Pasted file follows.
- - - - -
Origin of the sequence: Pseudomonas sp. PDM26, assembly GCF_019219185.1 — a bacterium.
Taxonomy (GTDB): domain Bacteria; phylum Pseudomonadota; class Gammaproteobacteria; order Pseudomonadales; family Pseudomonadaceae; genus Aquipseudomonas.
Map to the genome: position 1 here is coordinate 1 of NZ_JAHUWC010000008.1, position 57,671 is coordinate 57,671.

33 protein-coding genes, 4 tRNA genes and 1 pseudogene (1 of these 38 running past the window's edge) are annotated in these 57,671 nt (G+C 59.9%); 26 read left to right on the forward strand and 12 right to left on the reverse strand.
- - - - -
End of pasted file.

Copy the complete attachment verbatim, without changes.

Origin of the sequence: Pseudomonas sp. PDM26, assembly GCF_019219185.1 — a bacterium.
Taxonomy (GTDB): domain Bacteria; phylum Pseudomonadota; class Gammaproteobacteria; order Pseudomonadales; family Pseudomonadaceae; genus Aquipseudomonas.
Map to the genome: position 1 here is coordinate 1 of NZ_JAHUWC010000008.1, position 57,671 is coordinate 57,671.

33 protein-coding genes, 4 tRNA genes and 1 pseudogene (1 of these 38 running past the window's edge) are annotated in these 57,671 nt (G+C 59.9%); 26 read left to right on the forward strand and 12 right to left on the reverse strand.